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Race and Beyond: When Jokes Trump Discourse

SOURCE: AP/Matt Sayles

Stephen Colbert, left, and Jon Stewart are holding overlapping rallies at the end of the month that may draw more supporters than the slew of recent rallies and marches in Washington, D.C.

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Back in late August, Glenn Beck and his “Rally to Restore Honor” took over the Lincoln Memorial and the Washington Mall, attracting an estimated 350,000 conservatives and Tea Party activists who called for a retrograde America circa 1950. In a simultaneous march, the Rev. Al Sharpton led a much smaller group in a parade through downtown Washington that ended not too far from the Beck rally.

Then, last weekend, a mélange of labor, civil rights, and other progressive organizations gathered for the “One Nation” march, drawing about 200,000 liberals who advocated for peace, jobs, prosperity, and nearly every other left-leaning cause the speakers could cram in.

Next up, on October 30, it’s Comedy Central’s turn to mock it all with a pair of overlapping rallies that are likely to draw bigger crowds than any of the earnest groups representing the political edges. The pay cable network’s faux news-and-politics commentator Jon Stewart of “The Daily Show” will host a “Rally to Restore Sanity,” while his tongue-in-cheek colleague Stephen Colbert of “The Colbert Report” headlines a “March to Keep Fear Alive.”

Who says political activism isn’t a form of mass insanity? Indeed, there’s a certain element of extremist lunacy (some call it anger, others term it citizenship) that pushes otherwise ordinary folks to express their grievances in the public square before an audience of like-minded citizens. Indeed, one of the few things that nearly all Americans—right, left, and center—agree on is that proper American behavior includes the right to assemble and protest.

Still, these upcoming fake rallies, led by entertainers who have perfected the act of satirical news pundits, strike me as a Rubicon-crossing moment. If Stewart and Colbert draw more fans to their rally on the Mall than the ostensibly serious political activists did with their 2010 marches, it will mark the moment when jokes trump serious discourses. In other words, it will erase what’s left of the blurred line separating real politics from profit-seeking pop culture.

This moment has been unwinding for some time. Politicians of all stripes have gone to great pains to link themselves with pop culture icons, posing for pictures with Hollywood stars or giving shout-outs to celebrities at their campaign stops. Perhaps the apex of this occurred during the 1992 presidential campaign when then-Democratic candidate Bill Clinton, wearing Ray-Bans and playing “Heartbreak Hotel” on the saxophone, appeared on “The Arsenio Hall Show.” That performance solidified Clinton’s pop culture bona fides with a generation of previously politically disinterested young people.

Since then, it’s become a rite of passage for politicians to make the rounds and sit to the right of late-night talk hosts, all of which are quick-witted comedians. So it was only a matter of time before the comedians took the act on the road to play the National Mall in Washington, D.C.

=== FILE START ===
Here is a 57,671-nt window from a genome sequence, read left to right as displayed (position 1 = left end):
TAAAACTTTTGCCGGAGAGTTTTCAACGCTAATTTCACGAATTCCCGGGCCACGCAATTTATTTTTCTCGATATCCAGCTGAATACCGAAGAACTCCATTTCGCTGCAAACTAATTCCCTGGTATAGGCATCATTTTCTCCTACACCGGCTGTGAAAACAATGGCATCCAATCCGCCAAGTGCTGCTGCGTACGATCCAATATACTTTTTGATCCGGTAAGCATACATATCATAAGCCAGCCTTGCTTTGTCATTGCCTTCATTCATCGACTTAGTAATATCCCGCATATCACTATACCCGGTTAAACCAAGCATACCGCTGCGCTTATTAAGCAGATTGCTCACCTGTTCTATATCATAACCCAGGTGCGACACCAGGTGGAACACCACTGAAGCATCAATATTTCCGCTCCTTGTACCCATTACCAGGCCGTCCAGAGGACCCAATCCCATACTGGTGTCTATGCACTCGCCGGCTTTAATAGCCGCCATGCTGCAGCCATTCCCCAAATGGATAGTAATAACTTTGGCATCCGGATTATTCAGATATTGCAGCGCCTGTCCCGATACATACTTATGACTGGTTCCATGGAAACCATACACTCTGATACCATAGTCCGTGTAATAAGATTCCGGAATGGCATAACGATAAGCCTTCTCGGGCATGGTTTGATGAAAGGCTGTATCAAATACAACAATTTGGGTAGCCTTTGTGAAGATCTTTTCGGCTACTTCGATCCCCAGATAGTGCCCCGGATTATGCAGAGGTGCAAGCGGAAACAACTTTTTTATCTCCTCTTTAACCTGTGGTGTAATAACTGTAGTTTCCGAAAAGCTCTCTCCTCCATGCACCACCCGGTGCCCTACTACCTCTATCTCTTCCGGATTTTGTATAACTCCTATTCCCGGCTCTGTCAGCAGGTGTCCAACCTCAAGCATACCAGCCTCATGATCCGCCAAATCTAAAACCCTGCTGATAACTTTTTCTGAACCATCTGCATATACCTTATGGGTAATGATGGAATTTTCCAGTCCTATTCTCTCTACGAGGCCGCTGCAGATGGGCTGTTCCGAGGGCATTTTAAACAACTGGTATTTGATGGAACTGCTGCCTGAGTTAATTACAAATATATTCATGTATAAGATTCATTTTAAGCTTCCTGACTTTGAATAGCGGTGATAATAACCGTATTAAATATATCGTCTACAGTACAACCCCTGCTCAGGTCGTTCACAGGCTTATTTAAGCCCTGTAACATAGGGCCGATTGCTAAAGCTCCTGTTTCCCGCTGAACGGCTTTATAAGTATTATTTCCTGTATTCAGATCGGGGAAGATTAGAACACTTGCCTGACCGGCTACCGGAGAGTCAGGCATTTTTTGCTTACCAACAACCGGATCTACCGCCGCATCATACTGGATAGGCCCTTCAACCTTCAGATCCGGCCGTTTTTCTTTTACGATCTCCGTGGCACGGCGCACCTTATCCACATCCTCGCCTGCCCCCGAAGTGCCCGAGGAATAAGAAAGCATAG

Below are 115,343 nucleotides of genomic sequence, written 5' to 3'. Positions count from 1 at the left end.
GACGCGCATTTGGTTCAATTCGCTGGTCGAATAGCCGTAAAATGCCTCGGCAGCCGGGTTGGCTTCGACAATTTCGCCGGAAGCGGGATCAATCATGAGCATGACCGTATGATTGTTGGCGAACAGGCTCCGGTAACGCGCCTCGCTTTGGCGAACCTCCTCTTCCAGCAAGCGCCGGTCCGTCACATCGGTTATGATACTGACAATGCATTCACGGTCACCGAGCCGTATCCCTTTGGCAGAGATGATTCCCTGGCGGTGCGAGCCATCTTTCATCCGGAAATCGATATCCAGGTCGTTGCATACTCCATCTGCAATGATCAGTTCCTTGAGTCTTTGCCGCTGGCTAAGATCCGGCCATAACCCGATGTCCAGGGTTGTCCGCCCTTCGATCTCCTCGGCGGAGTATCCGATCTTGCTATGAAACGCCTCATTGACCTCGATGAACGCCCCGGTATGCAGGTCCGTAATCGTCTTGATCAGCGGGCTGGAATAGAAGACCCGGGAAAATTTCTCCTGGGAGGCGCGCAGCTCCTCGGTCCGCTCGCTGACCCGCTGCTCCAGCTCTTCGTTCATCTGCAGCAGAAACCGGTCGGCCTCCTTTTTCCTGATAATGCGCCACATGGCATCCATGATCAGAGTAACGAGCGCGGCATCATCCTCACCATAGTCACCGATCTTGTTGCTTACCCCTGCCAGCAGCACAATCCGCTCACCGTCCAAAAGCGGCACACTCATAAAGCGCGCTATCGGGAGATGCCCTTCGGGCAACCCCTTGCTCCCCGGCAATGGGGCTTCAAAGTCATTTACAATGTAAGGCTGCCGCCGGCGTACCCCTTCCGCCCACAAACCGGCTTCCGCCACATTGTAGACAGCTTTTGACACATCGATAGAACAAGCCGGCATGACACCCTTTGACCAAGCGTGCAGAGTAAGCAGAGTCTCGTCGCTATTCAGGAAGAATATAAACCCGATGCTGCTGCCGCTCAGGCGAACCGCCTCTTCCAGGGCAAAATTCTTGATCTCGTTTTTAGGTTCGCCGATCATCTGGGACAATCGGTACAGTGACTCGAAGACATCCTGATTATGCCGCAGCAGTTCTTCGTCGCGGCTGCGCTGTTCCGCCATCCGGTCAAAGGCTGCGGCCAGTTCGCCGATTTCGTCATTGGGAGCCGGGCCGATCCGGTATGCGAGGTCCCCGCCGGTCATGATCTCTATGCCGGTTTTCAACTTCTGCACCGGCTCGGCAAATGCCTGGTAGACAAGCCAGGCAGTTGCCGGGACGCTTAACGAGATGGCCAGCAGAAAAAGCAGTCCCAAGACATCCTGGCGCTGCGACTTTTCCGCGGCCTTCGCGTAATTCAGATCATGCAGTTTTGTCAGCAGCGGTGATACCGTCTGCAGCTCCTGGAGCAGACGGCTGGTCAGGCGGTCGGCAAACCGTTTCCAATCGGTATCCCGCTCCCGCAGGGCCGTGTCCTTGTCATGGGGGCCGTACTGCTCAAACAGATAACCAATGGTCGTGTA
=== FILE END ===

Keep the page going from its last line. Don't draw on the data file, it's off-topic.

In fact, Stewart said as much during a recent interview with Terry Gross on NPR’s “Fresh Air.” He wanted to make it clear that he’s not advocating for any set of policies or candidates. He and Colbert are coming to Washington just to make fun of those who do.

“Like everything that we do, the march is merely a construct,” he said. “It’s merely a format, in the way the book is a format, a show is a format … to be filled with the type of material that Stephen and I do and the point of view [that we have].”

That’s all well and good. Political satire is an American tradition, too. The problem comes when people are confused by the show or fail to see the act as “merely a construct.” Unfortunately, far too many people watch Stewart’s and Colbert’s shtick for political insights, taking the act far more seriously than even the actors take themselves.

One of them may be the president. In an effort to show his hipness to young people, Obama plugged the Stewart rally—sort of. He got the name of the rally tongue-twisted when he mentioned it to a group of supporters gathered for a real-life political event at a suburban Richmond, Virginia, home.

“I was amused—Jon Stewart, you know, the host of ‘The Daily Show,’ apparently he’s going to host a rally called something like Americans in favor of a return to sanity, or something like that,” Obama told the supporters.

There’s something surreal and topsy-turvy about a fake rally being cited as a political calling card for the president on the campaign stump. Clearly, a page is being turned in our national, political debate.

So what does this say about the future of political rallies in the nation’s capital? No matter how many angry citizens gather in the shadow of the Lincoln and Washington monuments, will anyone ever take them or their causes seriously again?

Sam Fulwood III is a Senior Fellow at the Center for American Progress. His work with the Center’s Progress 2050 examines the impact of policies on the nation when there will be no clear racial or ethnic majority by the year 2050.

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This is part of a regular column: Race and Beyond

For more from the same column, click here